June 19, 2012
And Some Measures Opposed By Consumer Groups
WASHINGTON, D.C. — Key leaders in the House and Senate have reached an agreement on a revised version of the FDA User Fee Act. The bill includes some patient safety provisions from the Senate-passed version of the legislation that will help improve FDA oversight of medical devices while adopting some measures that were opposed by consumer groups, according to Consumers Union, the policy and advocacy division of Consumer Reports.
The House is expected to vote on the revised bill on Wednesday, June 20, and the Senate will take up the legislation next week.
“This bill includes some important reforms that will improve the FDA’s ability to monitor medical devices on the market and to notify patients and require stricter testing when safety problems arise,” said Lisa McGiffert, director of Consumers union’s Safe Patient Project (www.SafePatientProject.org). “But there is clearly more work that needs to be done to ensure that the FDA has all the tools it needs to ensure medical devices are safe and effective before they can be used on patients.”
Consumers Union had urged lawmakers to adopt a number of critical patient safety reforms to improve medical device oversight. Unfortunately, the politically powerful medical device industry succeeded in blocking these needed protections from being included in both the House and Senate bills.
Nonetheless, some key patient safety provisions were included in the final bill, including:
Making it Easier for the FDA to Re-Classify Problem Devices: The revised bill includes a provision from the Senate-passed version of the legislation that makes it easier for the FDA to re-classify medical devices. Consumers Union and other patient safety organizations supported this provision because it will enable the FDA to more easily up-classify devices that have caused serious harm to patients so that similar device applications in the future will require more scrutiny of their safety.
Setting a Deadline for Implementing a UDI System: The revised legislation merges provisions from the House and Senate bills to require the FDA to issue regulations within six months to establish a Unique Device Identification (UDI) system for high risk, life sustaining and implantable devices and to implement it within two years of finalizing the regulations. The FDA does not currently have the tools and resources to adequately track and evaluate how patients with implants and other high-risk devices are faring. Effective post-market surveillance is dependent on having UDI in place – that includes effective use of the Sentinel Initiative, device registries, and the ability to more precisely identify problems and inform patients when problems with devices are identified.
Requiring Timely Post-Market Safety Studies: The revised bill includes a provision from the Senate-passed version that requires post-market 522 studies to begin no later than 15 months after being ordered. These 522 studies are ordered by the FDA to address concerns about the safety of devices, typically based on reports to the agency about patient harm. Until these ordered studies are completed, doctors continue implanting them in patients and future users of the devices are endangered.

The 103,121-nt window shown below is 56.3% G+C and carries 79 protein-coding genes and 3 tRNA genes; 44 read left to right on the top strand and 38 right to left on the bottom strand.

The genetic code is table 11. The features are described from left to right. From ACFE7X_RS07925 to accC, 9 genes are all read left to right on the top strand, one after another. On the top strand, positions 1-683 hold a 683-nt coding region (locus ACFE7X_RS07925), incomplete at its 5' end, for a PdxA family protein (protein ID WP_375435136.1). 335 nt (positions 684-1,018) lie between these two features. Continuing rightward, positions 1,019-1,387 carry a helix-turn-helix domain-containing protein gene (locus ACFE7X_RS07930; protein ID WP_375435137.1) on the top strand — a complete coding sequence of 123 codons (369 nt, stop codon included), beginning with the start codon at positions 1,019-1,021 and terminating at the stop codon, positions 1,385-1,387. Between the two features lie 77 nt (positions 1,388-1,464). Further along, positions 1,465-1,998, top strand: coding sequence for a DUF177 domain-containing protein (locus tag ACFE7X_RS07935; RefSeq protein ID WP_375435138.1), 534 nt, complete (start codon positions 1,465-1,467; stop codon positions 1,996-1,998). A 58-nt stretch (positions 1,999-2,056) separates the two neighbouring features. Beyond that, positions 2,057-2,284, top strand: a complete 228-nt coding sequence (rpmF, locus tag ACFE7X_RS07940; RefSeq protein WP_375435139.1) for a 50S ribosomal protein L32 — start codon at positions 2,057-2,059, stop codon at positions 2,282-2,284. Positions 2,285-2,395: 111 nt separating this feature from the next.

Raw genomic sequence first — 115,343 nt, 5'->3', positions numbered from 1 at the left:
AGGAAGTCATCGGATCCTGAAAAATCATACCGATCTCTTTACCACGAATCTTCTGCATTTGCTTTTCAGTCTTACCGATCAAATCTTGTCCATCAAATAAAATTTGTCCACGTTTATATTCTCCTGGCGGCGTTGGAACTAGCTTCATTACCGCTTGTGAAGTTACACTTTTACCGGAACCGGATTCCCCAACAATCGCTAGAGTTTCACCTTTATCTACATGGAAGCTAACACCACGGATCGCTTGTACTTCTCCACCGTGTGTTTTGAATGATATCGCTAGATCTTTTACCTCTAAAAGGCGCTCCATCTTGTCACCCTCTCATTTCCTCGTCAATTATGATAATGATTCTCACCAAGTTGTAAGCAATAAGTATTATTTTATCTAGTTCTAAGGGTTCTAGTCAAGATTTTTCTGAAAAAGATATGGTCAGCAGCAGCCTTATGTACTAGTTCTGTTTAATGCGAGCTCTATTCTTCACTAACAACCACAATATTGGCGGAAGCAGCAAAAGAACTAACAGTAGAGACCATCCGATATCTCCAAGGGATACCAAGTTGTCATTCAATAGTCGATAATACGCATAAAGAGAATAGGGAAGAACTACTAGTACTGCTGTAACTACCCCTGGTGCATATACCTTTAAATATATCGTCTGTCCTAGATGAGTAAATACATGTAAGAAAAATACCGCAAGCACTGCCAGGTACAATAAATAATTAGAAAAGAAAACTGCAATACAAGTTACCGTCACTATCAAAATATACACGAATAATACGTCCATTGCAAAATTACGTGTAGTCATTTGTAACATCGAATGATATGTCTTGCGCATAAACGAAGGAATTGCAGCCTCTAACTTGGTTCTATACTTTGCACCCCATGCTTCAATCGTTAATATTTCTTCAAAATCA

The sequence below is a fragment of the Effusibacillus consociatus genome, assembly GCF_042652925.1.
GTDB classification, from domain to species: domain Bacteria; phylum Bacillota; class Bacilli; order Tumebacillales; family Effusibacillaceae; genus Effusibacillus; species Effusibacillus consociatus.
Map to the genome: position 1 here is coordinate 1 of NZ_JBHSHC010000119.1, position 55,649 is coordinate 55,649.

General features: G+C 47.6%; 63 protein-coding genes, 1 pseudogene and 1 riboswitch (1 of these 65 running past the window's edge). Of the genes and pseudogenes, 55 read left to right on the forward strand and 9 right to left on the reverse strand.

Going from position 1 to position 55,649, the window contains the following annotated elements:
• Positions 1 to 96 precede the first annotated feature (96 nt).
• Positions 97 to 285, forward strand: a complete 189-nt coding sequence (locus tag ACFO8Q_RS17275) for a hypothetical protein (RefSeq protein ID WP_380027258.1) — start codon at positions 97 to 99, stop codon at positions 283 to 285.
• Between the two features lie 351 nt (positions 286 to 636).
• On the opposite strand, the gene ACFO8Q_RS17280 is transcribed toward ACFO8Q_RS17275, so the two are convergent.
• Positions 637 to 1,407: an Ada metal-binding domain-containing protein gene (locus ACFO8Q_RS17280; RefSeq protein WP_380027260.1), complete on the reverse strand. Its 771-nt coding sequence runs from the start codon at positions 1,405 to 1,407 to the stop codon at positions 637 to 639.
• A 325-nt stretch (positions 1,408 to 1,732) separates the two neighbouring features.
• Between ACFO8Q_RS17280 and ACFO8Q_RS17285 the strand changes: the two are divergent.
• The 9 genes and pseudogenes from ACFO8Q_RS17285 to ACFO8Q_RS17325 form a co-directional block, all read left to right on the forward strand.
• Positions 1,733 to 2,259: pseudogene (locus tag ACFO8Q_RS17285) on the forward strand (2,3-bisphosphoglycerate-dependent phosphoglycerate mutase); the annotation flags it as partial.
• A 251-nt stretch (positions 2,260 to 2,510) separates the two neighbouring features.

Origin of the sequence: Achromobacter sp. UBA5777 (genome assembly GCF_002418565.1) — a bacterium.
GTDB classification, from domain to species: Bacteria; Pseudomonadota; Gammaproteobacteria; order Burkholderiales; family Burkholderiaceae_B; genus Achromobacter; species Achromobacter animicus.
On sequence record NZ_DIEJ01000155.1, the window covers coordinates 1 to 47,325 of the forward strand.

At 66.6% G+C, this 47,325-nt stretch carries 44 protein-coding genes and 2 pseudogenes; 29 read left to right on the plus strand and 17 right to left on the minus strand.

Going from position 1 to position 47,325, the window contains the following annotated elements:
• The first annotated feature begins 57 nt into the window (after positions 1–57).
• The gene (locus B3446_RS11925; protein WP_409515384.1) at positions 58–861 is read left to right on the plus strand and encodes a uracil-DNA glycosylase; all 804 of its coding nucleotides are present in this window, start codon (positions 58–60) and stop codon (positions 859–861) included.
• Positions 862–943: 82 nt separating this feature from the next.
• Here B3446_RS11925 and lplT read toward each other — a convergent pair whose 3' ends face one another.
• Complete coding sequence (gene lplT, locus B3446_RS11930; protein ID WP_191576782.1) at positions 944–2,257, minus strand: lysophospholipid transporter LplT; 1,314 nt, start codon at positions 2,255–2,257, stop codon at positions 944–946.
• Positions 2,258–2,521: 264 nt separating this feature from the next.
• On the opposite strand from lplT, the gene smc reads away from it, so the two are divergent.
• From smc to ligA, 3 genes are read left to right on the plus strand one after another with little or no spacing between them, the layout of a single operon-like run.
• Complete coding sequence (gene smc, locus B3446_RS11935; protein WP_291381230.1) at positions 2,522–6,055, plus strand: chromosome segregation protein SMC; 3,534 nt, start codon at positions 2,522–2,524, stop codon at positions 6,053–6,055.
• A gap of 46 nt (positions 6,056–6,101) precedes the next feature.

Putting a Hold on Risky Clinical Studies: The revised bill includes a provision from the Senate passed version of the legislation that gives the FDA the authority to put a hold on studies that pose unreasonable risks to their subjects. This allows a time out for re-evaluation and then allows the research sponsors to make adjustments or provide more information to address concerns and resume the study.
The revised FDA User Fee bill includes some provisions that were opposed by Consumers Union, including:
Tying FDA’s Hands to Disapprove Bad Clinical Trials: The revised bill adopts a provision from the House-passed version of the legislation that will limit the FDA’s ability to reject applications for an Investigational Device Exemption. The FDA has a specific responsibility to ensure that the clinical studies done to investigate new devices are worth the risk to the subjects involved and to ensure that the many more people who would be exposed to a device post clearance or approval are not put at risk.
If the FDA believes that a device ultimately will not be approved, it currently has the authority to reject an application for an investigational device exemption, which provides manufacturers a limited approval pathway for use of the device in the investigational stage. The revised FDA User Fee bill retains the House provision that does away with this authority.
Weakening Current Conflict of Interest Protections: The revised bill adopts provisions from the House and Senate-passed versions of the legislation that weaken current standards for preventing conflicts of interest on FDA panels that review medical devices and prescription drugs. The bill eliminates existing limits on the number of waivers the FDA may grant to experts with financial ties to the medical device industry. These limits were championed by consumer advocates and adopted by Congress just five years ago.
Contact: Michael McCauley, email@example.com, 415-902-9537 (cell)